The foil strip 64a or 64b can be pre-cut to a shape conforming to the lamella 58 and then attached to the appropriate side wall 60, 62 with an adhesive 65. In the preferred embodiment, the adhesive 65 is an acrylic based, pressure sensitive adhesive. However, other adhesives or forms of attaching the foil strips 64a or 64b to the lamella 58 are acceptable. For example, the foil strip 64a, 64b can be electrochemically coated on the first side wall 60 and the second side wall 62. Finally, a single piece of foil can be wrapped around the lamella 58.
FIGS. 4A, 4B, 5A, 5B and 6 represent various tests and results of the foil strips 64a and 64b placed on the plurality of lamellae 30. FIG. 4A represents a first test performed with uncoated lamellae 30. In particular, a radiographic grid, including the plurality of lamellae 30 which were not coated with the foil strip (64a and 64b in FIG. 3), was placed on a film 70. Notably, the outer walls (28A-28D in FIG. 2) of the radiographic grid have been omitted from FIG. 4a to better show the test. A lead strip 72 was placed on top of the plurality of lamellae 30. A 4 cm piece of plastic 76, representing a human breast, was placed between an x-ray source (12 in FIG. 1 for example) and the radiographic grid. The x-ray source (12 in FIG. 1) was run at an energy radiation of 28 kVp. Notably, mammographies are normally run at an energy radiation level in the range of 24-28 kVp. During the test, the lead strip 72 blocked primary radiation from reaching the film 70 so as to better demonstrate the effects of the lamellae 30.
FIG. 4B is a representation of an x-ray image 80 formed with the test described with reference to FIG. 4A. The image 80 depicts the strip of lead (72 in FIG. 4A) as an area of different density 82. Each of the plurality of lamellae (30 in FIG. 4A) also produced a definable image 84. Finally, each of the plurality of lamellae (30 in FIG. 4A) emitted line artifacts 86. These artifacts 86 appeared as shadows on the edges of the lamellae images 84. Between each lamella image 84, there is one artifact 86.
FIG. 5A represents a second test performed with uncoated lamellae 30. Once again, a radiographic grid, including the plurality of lamellae 30 which were not coated with the foil strips (64a and 64b in FIG. 3), was placed on a film 90. The outer walls (28A-28D of FIG. 2) of the radiographic grid have been omitted to better show the test. A lead sheet 92 was placed on top of the plurality of lamellae 30. The lead sheet 92 included a rectangular opening 94. A piece of plastic 96, representing a human breast, was placed between an x-ray source (12 in FIG. 1 for example) and the radiographic grid. The x-ray source was run at an energy radiation of 28 kVp. The rectangular opening 94 in the lead sheet 92 allowed primary radiation to pass through to the film 90.
FIG. 5B is a representation of an x-ray image 100 formed with the test described with reference to FIG. 5A. The rectangular opening (94 in FIG. 5A) produced a definable image 102. Similarly, the plurality of lamellae (30 in FIG. 5A) produced definable images 104. Finally, several of the plurality of lamellae (30 in FIG. 5A) emitted line artifacts 106. As expected, no line artifacts were produced by the plurality of lamellae (30 in FIG. 5A) not aligned with the rectangular opening (94 in FIG. 5A). Notably, the line artifacts 106 extended far beyond the rectangular opening image 102. Thus, the line artifacts 106 appear to be carefully transmitted to extend beyond an expected angle of acceptance. In other words, as x-rays pass through the piece of plastic (96 in FIG. 5A), scattering takes place. The x-ray source (12 in FIG. 1) produces x-rays which pass into the piece of plastic (96 in FIG. 5A). The scatter resulting from the primary rays striking the plastic at an angle leaves the piece of plastic (96 in FIG. 5A) at a resulting angle of acceptance. Some of these scattered x-rays pass through the rectangular opening (94 in FIG. 5A) and then contact the plurality of lamellae (30 in FIG. 5a) aligned with the rectangular opening (94 in FIG. 5A) at an angle. Thus, the resulting lamellae line artifacts 106 do not terminate at the angle of acceptance of the rectangular opening (96 in FIG. 5A), but instead extend "beyond" the image 102.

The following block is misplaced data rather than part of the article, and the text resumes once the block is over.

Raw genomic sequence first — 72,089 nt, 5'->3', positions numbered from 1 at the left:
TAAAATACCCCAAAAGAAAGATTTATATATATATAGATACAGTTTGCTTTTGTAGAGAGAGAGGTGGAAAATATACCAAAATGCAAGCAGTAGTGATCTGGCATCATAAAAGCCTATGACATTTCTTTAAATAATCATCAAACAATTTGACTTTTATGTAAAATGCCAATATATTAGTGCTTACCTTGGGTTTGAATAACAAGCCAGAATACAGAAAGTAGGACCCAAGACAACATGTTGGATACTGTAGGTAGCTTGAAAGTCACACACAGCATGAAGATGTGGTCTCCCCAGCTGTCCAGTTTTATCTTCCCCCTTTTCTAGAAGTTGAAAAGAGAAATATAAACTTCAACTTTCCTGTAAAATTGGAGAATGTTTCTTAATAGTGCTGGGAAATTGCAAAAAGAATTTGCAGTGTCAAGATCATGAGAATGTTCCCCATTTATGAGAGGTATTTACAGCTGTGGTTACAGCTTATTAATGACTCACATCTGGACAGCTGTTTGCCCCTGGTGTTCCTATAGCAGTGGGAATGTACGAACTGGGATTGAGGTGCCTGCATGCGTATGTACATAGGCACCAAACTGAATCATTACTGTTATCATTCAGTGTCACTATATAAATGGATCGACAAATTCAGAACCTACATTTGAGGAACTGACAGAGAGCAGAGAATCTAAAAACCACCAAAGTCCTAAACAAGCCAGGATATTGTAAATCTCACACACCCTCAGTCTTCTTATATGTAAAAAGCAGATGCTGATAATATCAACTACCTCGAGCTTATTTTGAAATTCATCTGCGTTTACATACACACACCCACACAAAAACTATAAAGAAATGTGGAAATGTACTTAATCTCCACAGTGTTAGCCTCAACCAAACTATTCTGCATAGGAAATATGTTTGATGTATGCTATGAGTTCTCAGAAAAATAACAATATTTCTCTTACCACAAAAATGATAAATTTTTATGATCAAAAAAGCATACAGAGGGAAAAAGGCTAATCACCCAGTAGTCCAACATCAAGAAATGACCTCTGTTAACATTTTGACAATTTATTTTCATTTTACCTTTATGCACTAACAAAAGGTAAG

FIG. 6 is a representation of an x-ray image 110 formed with a radiographic grid having the plurality of lamellae (30 in FIG. 2) lined with a tin foil (shown in FIG. 3 as 64a, 64b). Similar to the test shown in FIG. 4A, a strip of lead (72 in FIG. 4A) was placed across the radiographic grid prior to activating the x-ray source. The strip of lead (72 in FIG. 4A) produced a definable image 112. Similarly, the plurality of lamellae (30 in FIG. 2) produced a definable image 114. However, as is shown in FIG. 6, the lamellae line artifacts are no longer present. Thus, the foil (64a, 64b in FIG. 3) eliminated the unilateral, well-defined density emanating from the plurality of lamellae.
Numerous tests have produced consistent results. For example, foil comprised of tin, copper or lead all eliminated the lamellae line artifacts from the x-ray image. Further tests, similar to those described with respect to FIG. 6, were performed with a foil coating on only one of the lamella. This approach did not eliminate the line density artifact. Thus, the complete elimination of the lamellae line artifact appears to depend upon coating both adjacent lamellae with foil strips. However, coating only a single lamella with foil strips will still reduce the line density artifact.
The radiographic grid of the present invention provides a significant improvement over past grids. By applying a foil coating to the side walls of the lamellae, the lamella line artifacts are eliminated. As a result, a more accurate x-ray image is produced.
Although the present invention has been described with reference to preferred embodiments, workers skilled in the art will recognize that changes may be made in form and detail without departing from the spirit and scope of the invention. For example, the radiographic grid has been described as including lamellae with tabs. However, these tabs are not required. Further, the use of foil coated lamellae has other applications with radiographic grids. For example, the grid can be used with digital radiography.
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|U.S. Classification||378/154, 378/145|
|Sep 18, 2001||REMI||Maintenance fee reminder mailed|
|Feb 25, 2002||LAPS||Lapse for failure to pay maintenance fees|
|Apr 23, 2002||FP||Expired due to failure to pay maintenance fee|
Effective date: 20020224